Mind Your Language

24 09 2009
Christoph Waltz in 'Inglourious Basterds'

Christoph Waltz in 'Inglourious Basterds'

There’s a nice moment early in the 1983 Mel Brooks film To Be or Not To Be when the dialogue suddenly switches from one language to another. Brooks and his co-stars play a troupe of Polish actors, caught in Warsaw during the Nazi occupation. In the first scene, as the curtain of their theatre goes down after a performance, the actors hold a panicky behind-the-scenes conference in gabbled, subtitled Polish. “Can’t we just switch to English?” someone suggests. The actors sigh with relief and, for the rest of the film, everyone speaks in American-accented English.

It’s a good joke, and one that highlights a problem that English-speaking directors face when making films for English-speaking audiences about non-English-speaking people. Do you employ local actors and subtitle everything? Or do you throw realism to the wind and cast, say, Ray Winstone as a gondolier or Tom Cruise as a Nazi? 

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Almodóvar and Me

17 09 2009
Penelope Cruz in 'Broken Embraces'

Penélope Cruz in 'Broken Embraces'

Everybody loves Pedro Almodóvar. His latest film Broken Embraces opened in the U.K. a few weeks ago to, if not exactly rapturous praise, then at least a respectful critical response. ‘Luxuriously beautiful,’ wrote Derek Malcolm in The Evening Standard. ‘A richly enjoyable piece of work,’ concluded Peter Bradshaw in The Guardian. There was a feeling among critics that even if they were not dealing with a masterpiece here, this was at least a minor work from a great master of modern cinema.

Audiences love Almodóvar too. Over the last ten years, films like Volver, Talk To Her and Live Flesh have proved to be popular arthouse successes. Almodóvar has brought into the cinema people who may not have seen a foreign language film for years, which can surely only be a good thing. Almodóvar is the ‘world cinema’ director who your gran might have heard of. In a way, Almodóvar is ‘world cinema’ for a lot of people. 

Yep, everybody seems to love Pedro Almodóvar. Except, I’m sorry to say, me.

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Leave It to the Non-Professionals

10 09 2009

 

Katie Jarvis in 'Fish Tank'

Katie Jarvis in 'Fish Tank'

There’s a story that when Luchino Visconti was filming La Terra Trema, his 1948 neo-realist study of the lives of Sicilian fishermen, he tied fishing wire to the toes of his actors. This wasn’t, as you might imagine, anything to do with keeping them inside a boat or preventing them from wandering off. No, the wires were there so that the director and his crew could pull on them to give a prompt whenever it was time for an actor to speak.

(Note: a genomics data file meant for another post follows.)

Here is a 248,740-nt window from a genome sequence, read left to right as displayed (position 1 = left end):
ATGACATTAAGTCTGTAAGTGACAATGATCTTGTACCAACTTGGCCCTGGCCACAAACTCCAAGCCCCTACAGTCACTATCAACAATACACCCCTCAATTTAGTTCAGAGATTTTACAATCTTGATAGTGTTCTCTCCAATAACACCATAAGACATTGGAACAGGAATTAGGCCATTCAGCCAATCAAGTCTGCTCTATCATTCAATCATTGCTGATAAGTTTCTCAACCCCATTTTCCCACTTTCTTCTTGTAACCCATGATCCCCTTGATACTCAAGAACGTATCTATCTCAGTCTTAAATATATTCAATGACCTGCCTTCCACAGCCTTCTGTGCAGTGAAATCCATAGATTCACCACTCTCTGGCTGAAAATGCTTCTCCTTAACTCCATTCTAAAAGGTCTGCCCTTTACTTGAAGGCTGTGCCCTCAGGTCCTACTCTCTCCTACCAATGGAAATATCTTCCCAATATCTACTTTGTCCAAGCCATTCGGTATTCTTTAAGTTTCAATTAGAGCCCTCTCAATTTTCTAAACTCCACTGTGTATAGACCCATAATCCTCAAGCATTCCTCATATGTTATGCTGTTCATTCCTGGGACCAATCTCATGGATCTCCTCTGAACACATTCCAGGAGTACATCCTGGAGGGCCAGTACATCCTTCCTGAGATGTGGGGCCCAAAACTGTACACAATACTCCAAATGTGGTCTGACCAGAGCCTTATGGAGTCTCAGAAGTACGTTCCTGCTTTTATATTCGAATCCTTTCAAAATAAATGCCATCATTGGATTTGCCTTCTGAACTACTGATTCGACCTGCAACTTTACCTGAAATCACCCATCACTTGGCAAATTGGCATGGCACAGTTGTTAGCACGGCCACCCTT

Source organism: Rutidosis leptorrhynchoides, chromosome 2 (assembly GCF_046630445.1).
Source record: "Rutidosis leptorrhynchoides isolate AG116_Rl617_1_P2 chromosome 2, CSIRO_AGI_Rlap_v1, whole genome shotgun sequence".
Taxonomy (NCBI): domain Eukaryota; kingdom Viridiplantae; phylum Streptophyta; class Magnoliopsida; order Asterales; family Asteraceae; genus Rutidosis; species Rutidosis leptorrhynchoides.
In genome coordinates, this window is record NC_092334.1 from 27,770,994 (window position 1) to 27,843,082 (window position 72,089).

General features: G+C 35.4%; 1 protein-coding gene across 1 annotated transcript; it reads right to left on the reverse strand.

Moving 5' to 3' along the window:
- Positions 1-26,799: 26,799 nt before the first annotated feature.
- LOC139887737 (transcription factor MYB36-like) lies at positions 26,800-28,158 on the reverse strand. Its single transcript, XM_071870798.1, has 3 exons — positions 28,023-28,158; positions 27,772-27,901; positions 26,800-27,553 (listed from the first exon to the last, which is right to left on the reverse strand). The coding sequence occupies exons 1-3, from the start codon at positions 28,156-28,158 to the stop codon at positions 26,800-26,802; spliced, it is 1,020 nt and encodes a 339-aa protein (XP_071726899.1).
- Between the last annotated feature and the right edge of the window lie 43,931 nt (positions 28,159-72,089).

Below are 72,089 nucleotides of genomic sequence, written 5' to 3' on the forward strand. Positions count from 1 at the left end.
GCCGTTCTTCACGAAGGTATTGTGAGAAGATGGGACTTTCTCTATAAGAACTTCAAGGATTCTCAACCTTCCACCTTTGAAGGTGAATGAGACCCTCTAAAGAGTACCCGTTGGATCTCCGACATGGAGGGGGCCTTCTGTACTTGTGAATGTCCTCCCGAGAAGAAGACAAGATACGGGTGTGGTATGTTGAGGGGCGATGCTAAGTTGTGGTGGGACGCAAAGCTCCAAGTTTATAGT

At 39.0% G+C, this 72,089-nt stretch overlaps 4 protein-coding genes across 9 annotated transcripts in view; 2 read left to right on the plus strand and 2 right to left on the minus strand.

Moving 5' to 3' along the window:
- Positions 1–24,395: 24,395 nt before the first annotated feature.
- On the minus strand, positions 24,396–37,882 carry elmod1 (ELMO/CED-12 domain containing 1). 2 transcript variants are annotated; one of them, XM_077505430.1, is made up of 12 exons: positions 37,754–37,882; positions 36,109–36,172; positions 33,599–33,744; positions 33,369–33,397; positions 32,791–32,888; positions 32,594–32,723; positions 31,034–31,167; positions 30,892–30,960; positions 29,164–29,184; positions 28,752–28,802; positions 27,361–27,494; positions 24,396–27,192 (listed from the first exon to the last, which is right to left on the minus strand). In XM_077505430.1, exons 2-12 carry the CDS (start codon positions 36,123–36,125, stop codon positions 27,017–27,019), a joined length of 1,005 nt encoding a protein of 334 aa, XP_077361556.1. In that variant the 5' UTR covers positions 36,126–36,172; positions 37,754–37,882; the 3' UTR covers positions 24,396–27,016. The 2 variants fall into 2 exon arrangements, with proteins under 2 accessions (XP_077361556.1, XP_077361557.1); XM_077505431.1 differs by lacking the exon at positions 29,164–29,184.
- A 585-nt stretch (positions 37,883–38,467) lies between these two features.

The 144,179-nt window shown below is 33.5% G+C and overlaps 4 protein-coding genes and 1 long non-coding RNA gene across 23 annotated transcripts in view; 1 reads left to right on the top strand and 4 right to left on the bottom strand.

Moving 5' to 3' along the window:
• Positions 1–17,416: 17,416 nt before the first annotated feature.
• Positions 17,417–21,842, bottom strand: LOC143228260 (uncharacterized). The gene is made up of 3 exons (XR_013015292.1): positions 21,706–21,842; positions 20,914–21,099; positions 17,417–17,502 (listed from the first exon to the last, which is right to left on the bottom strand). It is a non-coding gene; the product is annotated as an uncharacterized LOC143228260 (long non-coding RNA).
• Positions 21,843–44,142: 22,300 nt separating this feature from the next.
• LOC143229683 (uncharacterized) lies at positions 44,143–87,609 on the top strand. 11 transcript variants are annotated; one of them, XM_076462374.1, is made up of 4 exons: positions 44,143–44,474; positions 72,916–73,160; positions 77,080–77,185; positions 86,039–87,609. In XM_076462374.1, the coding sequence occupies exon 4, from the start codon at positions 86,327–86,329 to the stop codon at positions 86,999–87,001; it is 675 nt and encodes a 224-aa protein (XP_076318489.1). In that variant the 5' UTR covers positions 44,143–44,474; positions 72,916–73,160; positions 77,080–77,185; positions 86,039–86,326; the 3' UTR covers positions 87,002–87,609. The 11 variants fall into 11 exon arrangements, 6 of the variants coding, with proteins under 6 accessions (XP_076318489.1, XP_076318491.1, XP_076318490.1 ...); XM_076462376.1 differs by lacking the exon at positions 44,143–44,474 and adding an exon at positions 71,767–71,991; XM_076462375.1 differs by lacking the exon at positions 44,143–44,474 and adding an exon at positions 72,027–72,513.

You see, the actors in La Terra Trema were all non-professionals, real-life fishermen who Visconti had selected for their hard-worn looks and thick Sicilian dialect. The fishermen certainly looked the part, but often had difficulty remembering lines or knowing when it was their turn to speak. Visconti was finding out the hard way that working with non-professionals is not always as straightforward as it might seem.  

Since then, hiring non-professional actors has become the trademark of directors searching for a certain kind of authenticity in their work, almost to the point of cliché. Everyone from Gus Van Sant to Shane Meadows is at it, the former casting his 2007 film Paranoid Park through an advert on My Space.  

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Cine-torture

3 09 2009
Christ, it's 'Antichrist'!

Christ, it's 'Antichrist'!

When did you last walk out of the cinema? That’s a question often asked of film directors, critics and other cineastes. Well, personally, I can say that I’ve never walked out before the end of a film. I’ve sat through cranium-numbing Godard cine-essays, I’ve braved the worst of Jim Carrey, Steve Martin and Adam Sandler, I’ve stood manfully on the deck of the sinking Gucci-designed steamer that was Sex and the City: The Movie, all the while saluting and determined to stay until the bitter end.

You see, if you leave early you might miss something important. You might miss the best bit of the film! You might miss the one beautiful and profound moment of truth that the film-maker has to communicate to the world. And so, even if I have my doubts, I always stay put until the final credits roll.

Except… well, maybe once I did walk out. It was at The Showroom Cinema in Sheffield, in 2002, I think. The film was Audition by Takeshi Miike. In mitigation, I have to say that my sudden exit had nothing to do with the quality of the film. No, it had more to do with the rush of blood to my head and the queasy feeling in my stomach.

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